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Tutorial 1

Using sequences sampled at different points in time to estimate rates

This document provides a step-by-step tutorial to converting a NEXUS file with a DATA or CHARACTERS block into a BEAST XML file. This is done using the program BEAUti (this stands for Bayesian Evolutionary Analysis Utility). This is a user-friendly program for setting the evolutionary model and options for the MCMC.

Running BEAUti

The exact instructions for running BEAUti differs depending on which computer you are using. Please see the README text file that was distributed with the version you downloaded.

Once running, BEAUti will look similar irrespective of which computer system it is running on. For this tutorial, the Mac OS X version will be shown but the Linux & Windows versions will have exactly the same layout and functionality.

Loading the NEXUS file

To load a NEXUS format alignment, simply select the Import NEXUS... option from the File menu:


The NEXUS alignment

The examples folder contains a file called Dengue4.env.nex. This file contains an alignment of 17 sequences from the env gene of Dengue-4 virus from various parts of the world with dates from 1956-1994. It starts out like this (the lines have been truncated):



Once loaded, the list of taxa and the actual alignment will be displayed in the main window:


Setting the dates of the taxa

By default all the taxa are assumed to have a date of zero. This will be correct if all the sequences were sampled at approximately the same point in time (at least on the time scale of their evolutionary history). In this case, the Dengue-4 virus have been sampled at various dates going back to the 1950s. The actual year of sampling is given in the name of each taxon and we could simply edit the value in the Date column of the table to reflect these. However it is more convenient to use the Guess Dates button at the top of the window. Clicking this will make the following dialog box appear:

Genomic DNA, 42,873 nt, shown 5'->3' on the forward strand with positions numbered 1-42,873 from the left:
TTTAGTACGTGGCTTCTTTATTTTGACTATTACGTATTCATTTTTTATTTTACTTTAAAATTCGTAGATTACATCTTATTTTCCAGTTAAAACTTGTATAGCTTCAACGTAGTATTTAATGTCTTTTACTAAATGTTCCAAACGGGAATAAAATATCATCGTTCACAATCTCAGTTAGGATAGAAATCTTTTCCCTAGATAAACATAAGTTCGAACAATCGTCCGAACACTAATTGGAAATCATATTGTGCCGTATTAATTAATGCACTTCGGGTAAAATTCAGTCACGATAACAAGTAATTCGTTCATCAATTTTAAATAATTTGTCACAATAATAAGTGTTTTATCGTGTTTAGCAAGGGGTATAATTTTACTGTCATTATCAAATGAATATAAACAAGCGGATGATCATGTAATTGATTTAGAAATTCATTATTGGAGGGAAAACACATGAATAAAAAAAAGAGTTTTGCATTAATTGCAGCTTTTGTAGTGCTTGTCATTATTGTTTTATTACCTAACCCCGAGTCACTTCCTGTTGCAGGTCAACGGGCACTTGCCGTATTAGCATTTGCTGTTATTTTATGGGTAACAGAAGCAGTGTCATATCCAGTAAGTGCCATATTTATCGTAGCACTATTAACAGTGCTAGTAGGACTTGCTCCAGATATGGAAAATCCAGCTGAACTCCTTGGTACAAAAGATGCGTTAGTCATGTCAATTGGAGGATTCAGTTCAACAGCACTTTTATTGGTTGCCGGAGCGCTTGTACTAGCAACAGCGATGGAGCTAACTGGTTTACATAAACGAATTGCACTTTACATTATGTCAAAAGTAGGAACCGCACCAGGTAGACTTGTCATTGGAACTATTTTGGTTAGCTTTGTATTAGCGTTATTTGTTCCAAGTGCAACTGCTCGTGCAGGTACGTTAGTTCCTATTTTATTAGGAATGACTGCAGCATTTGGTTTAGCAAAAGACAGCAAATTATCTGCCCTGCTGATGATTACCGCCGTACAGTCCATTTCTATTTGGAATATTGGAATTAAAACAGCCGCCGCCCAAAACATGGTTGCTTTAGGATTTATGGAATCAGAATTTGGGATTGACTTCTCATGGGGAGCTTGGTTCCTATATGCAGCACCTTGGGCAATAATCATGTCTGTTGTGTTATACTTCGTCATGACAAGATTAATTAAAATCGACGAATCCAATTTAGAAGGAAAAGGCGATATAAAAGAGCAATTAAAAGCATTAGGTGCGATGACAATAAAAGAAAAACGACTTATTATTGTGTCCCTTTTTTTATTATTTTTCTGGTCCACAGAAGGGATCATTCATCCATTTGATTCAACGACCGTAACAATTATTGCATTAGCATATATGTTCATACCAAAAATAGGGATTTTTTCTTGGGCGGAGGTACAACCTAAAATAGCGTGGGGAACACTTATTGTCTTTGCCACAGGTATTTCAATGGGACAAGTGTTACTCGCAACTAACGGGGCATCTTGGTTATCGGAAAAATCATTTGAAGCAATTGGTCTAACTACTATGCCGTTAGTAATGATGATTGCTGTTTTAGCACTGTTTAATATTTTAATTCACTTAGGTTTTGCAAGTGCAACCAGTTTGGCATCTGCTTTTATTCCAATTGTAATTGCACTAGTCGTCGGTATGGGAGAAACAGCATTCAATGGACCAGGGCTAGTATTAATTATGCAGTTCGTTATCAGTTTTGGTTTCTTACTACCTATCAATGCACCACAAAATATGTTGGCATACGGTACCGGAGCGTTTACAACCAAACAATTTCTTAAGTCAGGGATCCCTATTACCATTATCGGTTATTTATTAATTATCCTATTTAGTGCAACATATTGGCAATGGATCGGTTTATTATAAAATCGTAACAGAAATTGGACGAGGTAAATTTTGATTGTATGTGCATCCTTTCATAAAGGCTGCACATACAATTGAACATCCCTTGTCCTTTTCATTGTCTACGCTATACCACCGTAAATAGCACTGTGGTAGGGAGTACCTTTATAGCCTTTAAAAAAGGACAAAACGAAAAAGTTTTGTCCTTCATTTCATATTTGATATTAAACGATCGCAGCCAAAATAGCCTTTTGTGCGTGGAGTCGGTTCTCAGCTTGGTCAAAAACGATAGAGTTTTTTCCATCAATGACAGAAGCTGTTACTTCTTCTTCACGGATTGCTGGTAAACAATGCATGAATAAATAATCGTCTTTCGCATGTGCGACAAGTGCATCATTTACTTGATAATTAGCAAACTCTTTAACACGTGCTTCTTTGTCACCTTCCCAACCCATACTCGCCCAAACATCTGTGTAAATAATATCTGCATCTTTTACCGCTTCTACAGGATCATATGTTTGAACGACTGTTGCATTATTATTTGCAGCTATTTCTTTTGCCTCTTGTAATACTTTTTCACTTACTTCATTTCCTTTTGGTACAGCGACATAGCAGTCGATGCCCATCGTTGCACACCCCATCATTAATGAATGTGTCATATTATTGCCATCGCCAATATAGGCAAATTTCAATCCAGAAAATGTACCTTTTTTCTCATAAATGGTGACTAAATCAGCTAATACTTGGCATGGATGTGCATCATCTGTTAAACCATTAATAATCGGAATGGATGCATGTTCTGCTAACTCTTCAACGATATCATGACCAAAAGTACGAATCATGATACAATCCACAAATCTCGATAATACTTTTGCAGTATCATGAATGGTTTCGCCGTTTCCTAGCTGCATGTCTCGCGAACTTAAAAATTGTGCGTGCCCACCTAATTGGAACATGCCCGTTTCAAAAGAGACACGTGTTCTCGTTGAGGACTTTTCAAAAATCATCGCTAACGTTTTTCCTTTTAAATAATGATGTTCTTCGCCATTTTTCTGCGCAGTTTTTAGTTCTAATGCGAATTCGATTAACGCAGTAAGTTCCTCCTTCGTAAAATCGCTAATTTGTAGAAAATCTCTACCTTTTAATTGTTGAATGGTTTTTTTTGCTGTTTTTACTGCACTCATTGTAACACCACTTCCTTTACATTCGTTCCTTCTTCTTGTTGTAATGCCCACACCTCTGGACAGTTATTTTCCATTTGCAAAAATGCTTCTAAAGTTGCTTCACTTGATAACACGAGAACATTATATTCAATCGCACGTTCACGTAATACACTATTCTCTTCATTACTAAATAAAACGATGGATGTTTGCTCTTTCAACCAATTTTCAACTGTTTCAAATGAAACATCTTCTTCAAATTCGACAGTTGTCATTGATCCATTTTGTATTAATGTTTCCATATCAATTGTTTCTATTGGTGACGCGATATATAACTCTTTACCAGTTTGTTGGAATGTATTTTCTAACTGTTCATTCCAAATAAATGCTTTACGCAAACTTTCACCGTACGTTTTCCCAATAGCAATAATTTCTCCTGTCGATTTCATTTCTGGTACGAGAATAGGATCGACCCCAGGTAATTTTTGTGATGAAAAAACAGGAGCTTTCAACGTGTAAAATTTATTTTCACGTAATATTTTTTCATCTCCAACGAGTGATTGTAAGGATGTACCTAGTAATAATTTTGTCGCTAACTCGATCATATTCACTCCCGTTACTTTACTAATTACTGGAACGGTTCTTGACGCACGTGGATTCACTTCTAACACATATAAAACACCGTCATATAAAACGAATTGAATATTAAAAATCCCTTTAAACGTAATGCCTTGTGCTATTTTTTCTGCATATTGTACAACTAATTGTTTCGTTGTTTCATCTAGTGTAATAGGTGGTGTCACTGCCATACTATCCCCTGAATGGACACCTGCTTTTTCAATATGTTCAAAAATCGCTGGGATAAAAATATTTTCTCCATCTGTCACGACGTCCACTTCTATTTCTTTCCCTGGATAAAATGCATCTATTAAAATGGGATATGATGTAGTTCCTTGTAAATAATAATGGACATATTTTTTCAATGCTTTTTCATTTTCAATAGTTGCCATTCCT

This operation attempts to guess what the dates are from information contained within the taxon names. Generally this works by trying to find a numerical field within each name. If the taxon names contain more than one numerical field (such as the Dengue-4 sequences, above) then you can specify how to find the one that corresponds to the date of sampling. You can either specify the order that the date field comes (e.g., first, last or various positions in between) or specify a prefix (some characters that come immediately before the date field in each name). For the Dengue-4 sequences you select last from the drop-down menu for the order. If you left it at first then all taxa would be given a date of "4" taken from the second character of each name.

In this dialog box, you can also get BEAUti to add a fixed value to each guessed date. In this case the value "1900" has been added to turn the dates from 2 digit years to 4 digit. Any dates in the taxon names given as "00" would thus become "1900". If these dates were actually referring to the year 2000 then selecting the next option would convert them correctly, adding 2000 to any date less than 07.